Sunday, February 13, 2011

How Would You Handle The "Brass Horde"

During the age of the Mongol Empire, the Mongol armies spread across Eastern Europe and Russia raping, pillaging and basically leaving whatever was left as a waste land. These invaders were come to be known as "The Golden Horde."

Fast forward today and we remember the LA Riots, New Orleans looting, I even experienced it myself during the 1989 San Francisco earthquake. During all the confusion and the aftermath instantly after the quake, masses started stealing from the shops who's windows were broken and all within an arm's reach.  It got so bad that in some areas a "shoot to kill" order was issued. The earthquake struck at approximately 5:00PM, that night turned into hell on earth in some parts of the San Francisco bay area.

The horde was released.

In the prepper community we see " the Golden Horde" as a loosely organized mass of urban refugees streaming out of the cities in search of food and shelter after a natural disaster or social / financial collapse. Like locus, this mindless mass could possibly overwhelm local defenses,  "raping and pillaging" the country suburban area and stripping it of many of its resources while destroying everything in its path.

Now this sounds bad and is a situation that would most likely take place in the movies, but in real life a situation like this does not happen… in most cases.

But to be honest I am not worried about a mindless mass of people. These people are hungry  and pretty much are acting on instinct. They are not going to be very well organized, and lack really any true leadership. Some may be armed, but not willing to really "take a bullet" when it comes down to the rubber meeting the road. 

It is the group's "mass" that gives the "horde" its power. 

Aggressively confront then divide the mass and it will quickly give up and move on to another "easier" target.

But who I am worried about are the bugged out  Rambo wanna-be's traveling in their RVs who's idea of preparedness is cases of ammo, Spam & Budweiser. 

Let me introduce to you...The Brass Horde. 

The Brass Hordes are small groups of people, probably all deer hunting buddies who go out and play paint ball on the weekends and call it survival training. Now, nothing against deer hunting and paintball, I am a hunter as well; can't say I have played paintball though. Now airsoft wars are fun, but I am digressing here.

What these folks have neglected for maintaining good health and welfare, they have made up by being obnoxiously well armed. Thing is when the Spam and Budweiser runs out,  they will turn to what they love most their guns and ammo.

These are the groups I worry about.

Here is a very interesting story, one that is real world. The author who goes by the handle "BigBear" painted a very realistic picture.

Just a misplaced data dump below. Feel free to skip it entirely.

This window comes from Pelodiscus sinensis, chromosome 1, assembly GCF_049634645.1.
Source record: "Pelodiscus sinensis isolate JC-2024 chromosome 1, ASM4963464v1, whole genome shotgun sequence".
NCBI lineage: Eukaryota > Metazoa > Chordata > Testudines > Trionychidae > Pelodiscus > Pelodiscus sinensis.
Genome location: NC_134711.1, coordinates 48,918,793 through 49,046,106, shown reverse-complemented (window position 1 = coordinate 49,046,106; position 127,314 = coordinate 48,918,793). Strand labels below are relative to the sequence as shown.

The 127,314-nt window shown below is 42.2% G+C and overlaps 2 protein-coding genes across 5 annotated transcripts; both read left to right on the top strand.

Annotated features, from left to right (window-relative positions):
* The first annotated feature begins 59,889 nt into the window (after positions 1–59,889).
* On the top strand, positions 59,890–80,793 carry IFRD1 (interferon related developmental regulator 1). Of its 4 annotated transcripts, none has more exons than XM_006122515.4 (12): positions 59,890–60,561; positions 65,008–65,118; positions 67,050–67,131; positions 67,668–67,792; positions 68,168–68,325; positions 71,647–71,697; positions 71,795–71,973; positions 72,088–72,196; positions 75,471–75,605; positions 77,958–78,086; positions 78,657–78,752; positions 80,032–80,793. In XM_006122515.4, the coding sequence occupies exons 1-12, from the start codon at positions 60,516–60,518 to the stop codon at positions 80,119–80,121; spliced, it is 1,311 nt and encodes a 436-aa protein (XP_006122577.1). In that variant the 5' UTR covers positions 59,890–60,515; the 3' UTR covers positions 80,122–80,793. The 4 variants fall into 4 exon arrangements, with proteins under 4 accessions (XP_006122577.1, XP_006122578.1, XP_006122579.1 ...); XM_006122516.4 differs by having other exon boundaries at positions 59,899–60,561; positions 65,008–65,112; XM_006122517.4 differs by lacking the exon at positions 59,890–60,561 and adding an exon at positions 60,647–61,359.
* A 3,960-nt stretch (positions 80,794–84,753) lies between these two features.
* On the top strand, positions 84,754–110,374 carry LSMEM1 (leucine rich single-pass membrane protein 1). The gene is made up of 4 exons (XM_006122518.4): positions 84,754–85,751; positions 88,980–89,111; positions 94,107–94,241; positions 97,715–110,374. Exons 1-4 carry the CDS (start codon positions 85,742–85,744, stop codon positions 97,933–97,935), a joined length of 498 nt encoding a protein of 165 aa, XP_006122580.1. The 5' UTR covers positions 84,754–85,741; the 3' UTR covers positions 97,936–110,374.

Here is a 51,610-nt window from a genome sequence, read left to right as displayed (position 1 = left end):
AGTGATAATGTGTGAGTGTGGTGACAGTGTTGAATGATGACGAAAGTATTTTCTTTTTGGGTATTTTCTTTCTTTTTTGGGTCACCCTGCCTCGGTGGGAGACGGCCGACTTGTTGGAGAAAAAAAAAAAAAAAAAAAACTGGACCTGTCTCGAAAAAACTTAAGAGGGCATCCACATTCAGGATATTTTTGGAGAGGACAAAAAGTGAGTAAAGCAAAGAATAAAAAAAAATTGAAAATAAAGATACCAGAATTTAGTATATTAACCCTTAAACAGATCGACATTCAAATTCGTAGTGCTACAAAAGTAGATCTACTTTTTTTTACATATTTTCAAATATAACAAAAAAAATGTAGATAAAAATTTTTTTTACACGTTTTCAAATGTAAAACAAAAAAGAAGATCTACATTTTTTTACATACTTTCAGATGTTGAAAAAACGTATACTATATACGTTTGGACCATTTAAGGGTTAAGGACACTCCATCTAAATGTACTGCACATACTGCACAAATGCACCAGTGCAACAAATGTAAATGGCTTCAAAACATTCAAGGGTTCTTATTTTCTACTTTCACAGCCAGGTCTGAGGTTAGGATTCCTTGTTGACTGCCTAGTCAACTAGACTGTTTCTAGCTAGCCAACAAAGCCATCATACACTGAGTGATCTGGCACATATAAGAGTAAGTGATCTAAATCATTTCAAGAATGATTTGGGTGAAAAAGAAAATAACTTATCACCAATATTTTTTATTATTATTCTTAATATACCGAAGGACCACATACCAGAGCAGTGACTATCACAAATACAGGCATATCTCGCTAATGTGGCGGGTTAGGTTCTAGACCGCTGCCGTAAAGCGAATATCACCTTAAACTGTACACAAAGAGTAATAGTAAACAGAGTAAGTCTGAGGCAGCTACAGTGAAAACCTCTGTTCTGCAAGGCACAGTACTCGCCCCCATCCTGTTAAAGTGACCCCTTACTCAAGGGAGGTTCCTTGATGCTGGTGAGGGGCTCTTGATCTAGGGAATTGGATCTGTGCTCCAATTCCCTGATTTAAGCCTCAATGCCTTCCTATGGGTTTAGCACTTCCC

After reading this, I want to ask you, how would you REALLY handle this situation?  

I would like for you to hear your "end to the story" comments, so please post them below. 

The Brass Horde 

The Brass Horde at least tried to prepare.  They had a plan to leave the city, some supplies and a large stockpile of weapons. Their intent was to relocate to a remote site as a group and hunt for food. The small group is made up of family and close friends occupying the trailers used to escape the city. Unfortunately their resources are limited and unwisely thought out.

At first they have good luck taking a deer and several rabbits for a stew, all looks good. But after a week or so their water rations are getting low and their expensive filter systems are useless on the frozen lake. They are able to melt some water over the fire pit and on propane stoves but this consumes critical resources. Most of their daily man hours are spent collecting and transporting ice blocks to melt for water. The meat is running low, they are exhausted.

The Horde elders decide that a couple of the women should visit a nearby cabin and ask to fill their water jugs. The established local, not wanting to seem rude, invites the ladies into the warm cabin...the aroma of fresh baked bread fills the air. Warm cinnamon rolls and hot coffee are served over light conversation next to the wood stove. The ladies fill their water jugs from the solar powered well, thanked the local and reluctantly venture back out into the cold, it was the first time they had truly been warm since leaving the city.

That evening the women huddled around the fire telling the others of their days experience. A strong north wind brought frigid temperatures and a heavy snow started around sundown...the Horde retired to their campers to weather the night.

Then the propane runs out!